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Astron. Astrophys. 325, 360-366 (1997)

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1. Introduction

Tycho is a project using the star mapper from the ESA Hipparcos satellite for deriving the positions, magnitudes and color indices of about [FORMULA] stars. The photometric passbands, called [FORMULA] and [FORMULA], are close to the B and V passbands of the Johnson photometry. The scientific mission of the satellite began in November 1989, and ended in March 1993. The reduction of the Tycho data was completed in mid-1996, and the Tycho Catalogue (ESA 1997) will be published in June 1997. The instrument and the general organisation of the data analysis have been described in Hog et al. (1992a); the most important steps of the data reduction were the preparation of the Tycho Input Catalogue (Egret et al. 1992), the prediction of transits (performed at Astronomisches Rechen-Institut in Heidelberg), the detection of transits (Bässgen et al. 1992), the background determination (Wicenec and Bässgen 1992), the revision of the input catalogue (Halbwachs et al. 1992, Halbwachs et al. 1994), the astrometric reduction (Hog et al. 1992b, Hog et al. 1995), and the photometric reduction (Scales et al. 1992, Großmann et al. 1995). The main points related to the Tycho photometry are summarized hereafter:

  • The star mapper consists of two groups of slits in the focal plane of the telescope. One of them is called the "vertical" slit system, and the other one is the "inclined" slit system. When a star was crossing a slit, its light was simultaneously recorded by two photometers, one for each colour. The raw Tycho data are the photon counts that were constantly recorded with a sampling rate of 600 Hz.
  • The data analysis is based on predictions of crossings of the slits systems by the stars of an input catalogue. A detection algorithm is used to search star signals in the photon counts of the [FORMULA] and of the [FORMULA] channels, considered together (the sum of the [FORMULA] and [FORMULA] channels is called the T channel hereafter). This search is performed within small intervals centered on the predicted epochs of the transits. A detection is recorded when its signal-to-noise ratio is larger than 1.5. The amplitudes of the signals are then estimated in the [FORMULA] and in the [FORMULA] channels. In a few cases however, the estimation algorithm fails to produce a signal amplitude.
  • The Tycho photometry is calibrated on the basis of a set of photometric standard stars from the Geneva database (Großmann et al. 1995). [FORMULA] and [FORMULA] magnitudes are derived every times the signal amplitudes were obtained.
  • The final selection of stars is performed after the final astrometric reduction. Among other criteria, one condition is that each star must have received at least 30 transit detections considered as acceptable for astrometry. Since the selection of detections was more restrictive for photometry than for astrometry, the Tycho catalogue contains a few stars with even less than 30 photometric measurements, although the mean number of transits per star is more than 100. As a consequence, the vast majority of the stars are too faint for being measured every time they were crossing a slit system.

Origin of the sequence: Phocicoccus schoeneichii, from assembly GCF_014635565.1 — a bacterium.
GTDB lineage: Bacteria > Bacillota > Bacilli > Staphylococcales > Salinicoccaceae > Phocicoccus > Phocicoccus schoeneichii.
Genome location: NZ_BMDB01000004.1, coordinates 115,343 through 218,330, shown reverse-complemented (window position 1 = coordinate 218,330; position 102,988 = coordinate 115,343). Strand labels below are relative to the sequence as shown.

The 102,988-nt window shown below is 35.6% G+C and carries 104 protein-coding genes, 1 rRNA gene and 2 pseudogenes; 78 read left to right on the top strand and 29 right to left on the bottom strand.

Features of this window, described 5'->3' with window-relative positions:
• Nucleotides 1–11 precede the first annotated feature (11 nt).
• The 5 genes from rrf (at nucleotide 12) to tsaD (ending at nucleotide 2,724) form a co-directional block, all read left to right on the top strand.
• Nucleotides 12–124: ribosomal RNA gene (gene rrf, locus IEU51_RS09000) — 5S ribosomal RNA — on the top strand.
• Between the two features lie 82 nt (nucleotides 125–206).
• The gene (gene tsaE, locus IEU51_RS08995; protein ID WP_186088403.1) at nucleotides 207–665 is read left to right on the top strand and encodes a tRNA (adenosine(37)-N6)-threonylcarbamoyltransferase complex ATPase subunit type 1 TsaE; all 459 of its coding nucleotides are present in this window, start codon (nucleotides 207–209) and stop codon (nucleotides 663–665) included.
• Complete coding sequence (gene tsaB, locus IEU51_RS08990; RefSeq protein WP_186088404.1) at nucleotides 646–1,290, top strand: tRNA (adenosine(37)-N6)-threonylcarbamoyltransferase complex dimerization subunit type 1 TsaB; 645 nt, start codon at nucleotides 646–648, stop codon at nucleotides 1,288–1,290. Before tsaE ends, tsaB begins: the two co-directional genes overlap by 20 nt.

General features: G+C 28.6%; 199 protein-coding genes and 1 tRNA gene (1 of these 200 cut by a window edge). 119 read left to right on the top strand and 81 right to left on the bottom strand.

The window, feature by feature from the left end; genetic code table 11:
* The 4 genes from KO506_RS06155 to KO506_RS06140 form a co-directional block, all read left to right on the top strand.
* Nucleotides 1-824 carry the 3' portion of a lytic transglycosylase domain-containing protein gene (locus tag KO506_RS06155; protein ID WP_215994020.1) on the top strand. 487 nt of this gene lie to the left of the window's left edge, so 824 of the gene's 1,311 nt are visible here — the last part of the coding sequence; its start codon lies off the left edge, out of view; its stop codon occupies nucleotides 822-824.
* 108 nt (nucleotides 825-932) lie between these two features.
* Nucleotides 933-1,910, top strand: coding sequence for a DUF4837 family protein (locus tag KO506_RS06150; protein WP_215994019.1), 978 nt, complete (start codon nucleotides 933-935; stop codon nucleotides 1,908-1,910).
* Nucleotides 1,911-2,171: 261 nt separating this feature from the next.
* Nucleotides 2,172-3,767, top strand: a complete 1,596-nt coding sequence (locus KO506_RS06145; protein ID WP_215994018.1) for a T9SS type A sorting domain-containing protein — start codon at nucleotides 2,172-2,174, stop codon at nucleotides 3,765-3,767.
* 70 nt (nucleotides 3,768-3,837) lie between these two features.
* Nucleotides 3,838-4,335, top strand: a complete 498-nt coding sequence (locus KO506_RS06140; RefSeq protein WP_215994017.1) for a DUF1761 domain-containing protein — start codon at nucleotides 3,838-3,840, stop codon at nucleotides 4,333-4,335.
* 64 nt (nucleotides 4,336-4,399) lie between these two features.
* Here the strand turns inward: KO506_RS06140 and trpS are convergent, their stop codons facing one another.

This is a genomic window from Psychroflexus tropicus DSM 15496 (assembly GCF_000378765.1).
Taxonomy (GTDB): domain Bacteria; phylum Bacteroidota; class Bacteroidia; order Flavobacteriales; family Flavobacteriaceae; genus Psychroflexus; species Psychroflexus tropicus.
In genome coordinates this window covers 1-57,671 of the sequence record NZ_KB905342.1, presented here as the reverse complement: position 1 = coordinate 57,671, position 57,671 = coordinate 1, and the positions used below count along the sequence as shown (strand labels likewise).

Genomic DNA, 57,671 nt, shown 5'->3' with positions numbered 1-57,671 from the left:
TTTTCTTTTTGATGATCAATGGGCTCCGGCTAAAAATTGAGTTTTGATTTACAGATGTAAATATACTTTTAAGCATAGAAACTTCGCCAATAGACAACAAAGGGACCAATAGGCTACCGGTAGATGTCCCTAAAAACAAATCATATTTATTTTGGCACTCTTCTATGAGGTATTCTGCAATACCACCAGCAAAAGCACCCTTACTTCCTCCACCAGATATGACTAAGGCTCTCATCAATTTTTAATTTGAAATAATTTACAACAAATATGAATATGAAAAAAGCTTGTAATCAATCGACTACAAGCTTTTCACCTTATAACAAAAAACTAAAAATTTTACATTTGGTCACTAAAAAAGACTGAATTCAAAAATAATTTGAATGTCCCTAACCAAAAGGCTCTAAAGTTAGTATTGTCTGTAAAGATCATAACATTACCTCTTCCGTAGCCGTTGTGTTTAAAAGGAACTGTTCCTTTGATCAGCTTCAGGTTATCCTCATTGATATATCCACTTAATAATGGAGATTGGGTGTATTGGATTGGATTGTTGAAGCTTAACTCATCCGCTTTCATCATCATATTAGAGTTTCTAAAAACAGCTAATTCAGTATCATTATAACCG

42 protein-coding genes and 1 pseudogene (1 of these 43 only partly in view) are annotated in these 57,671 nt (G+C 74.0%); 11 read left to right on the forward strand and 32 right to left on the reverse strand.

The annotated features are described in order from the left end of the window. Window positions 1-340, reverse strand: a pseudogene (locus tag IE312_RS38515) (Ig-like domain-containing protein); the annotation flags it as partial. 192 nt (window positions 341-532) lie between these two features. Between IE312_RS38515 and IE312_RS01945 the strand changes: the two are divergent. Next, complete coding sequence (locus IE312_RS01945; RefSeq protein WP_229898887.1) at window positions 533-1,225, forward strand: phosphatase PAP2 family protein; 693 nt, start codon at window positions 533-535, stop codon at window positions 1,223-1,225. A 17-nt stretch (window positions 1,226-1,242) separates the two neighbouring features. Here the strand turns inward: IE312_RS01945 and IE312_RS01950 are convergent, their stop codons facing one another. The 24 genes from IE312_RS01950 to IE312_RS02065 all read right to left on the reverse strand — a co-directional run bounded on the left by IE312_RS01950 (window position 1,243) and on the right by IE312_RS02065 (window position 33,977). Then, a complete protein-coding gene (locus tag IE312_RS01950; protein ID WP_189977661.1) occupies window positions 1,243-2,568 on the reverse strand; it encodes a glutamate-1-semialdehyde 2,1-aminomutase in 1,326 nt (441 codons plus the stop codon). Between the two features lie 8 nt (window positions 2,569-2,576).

The next step of the data reduction in photometry is the derivation of the mean magnitudes of the stars. The treatment of bright stars is presented in Großmann et al.; it consists in taking the median of the measurements obtained for each channel. This method cannot be applied to the faint stars, however: only a part of their transits were detected, and the faintest measurements coming from the statistical variations of the photon counts were censored. The median of the measurements is then biased toward bright magnitudes. This effect was already pointed out by Großmann et al., and it is shown again in Fig. 1: the difference between the observed Tycho [FORMULA] magnitudes and the actual magnitudes of the photometric standards is increasing almost linearly for stars fainter than [FORMULA] =11 mag, so that the median of the measurements is always around [FORMULA] =10.5. It is then impossible to evaluate the bias for about 50 % of the Tycho catalogue when only the detections are taken into account.

[FIGURE] Fig. 1. The distribution of the differences between the median [FORMULA] magnitudes of the photometric standard, and the magnitudes coming from on-ground measurements.

It was contemplated to derive the median magnitudes by considering the missing measurements as faint measurements. Unfortunately, the validity range of this simple method is severely limited: for the bright stars, the median of the actual measurements is better than the median of all transits, since some missing measurements are "spurious non-detections", as explained in Sect. 3.2. On the other side, the faintest magnitudes that could be derived from the median of all transits depend on the maximum value permitted for the background; as a consequence, it comes from the model presented in this paper that the [FORMULA] magnitudes of stars with [FORMULA] would have been properly computed only until [FORMULA] mag. Therefore, since another method was necessary anyway, the median of all transits was ignored.

The method used to derive the magnitudes of the faint stars is explained hereafter. It is based on the "de-censoring" of the transits that did not lead to measurements. The principles of de-censoring are presented in Sect. 2. The model describing the data acquisition is in Sect. 3, and the complete procedure is described in Sect. 4. The results are presented in Sect. 5.

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© European Southern Observatory (ESO) 1997

Online publication: May 5, 1998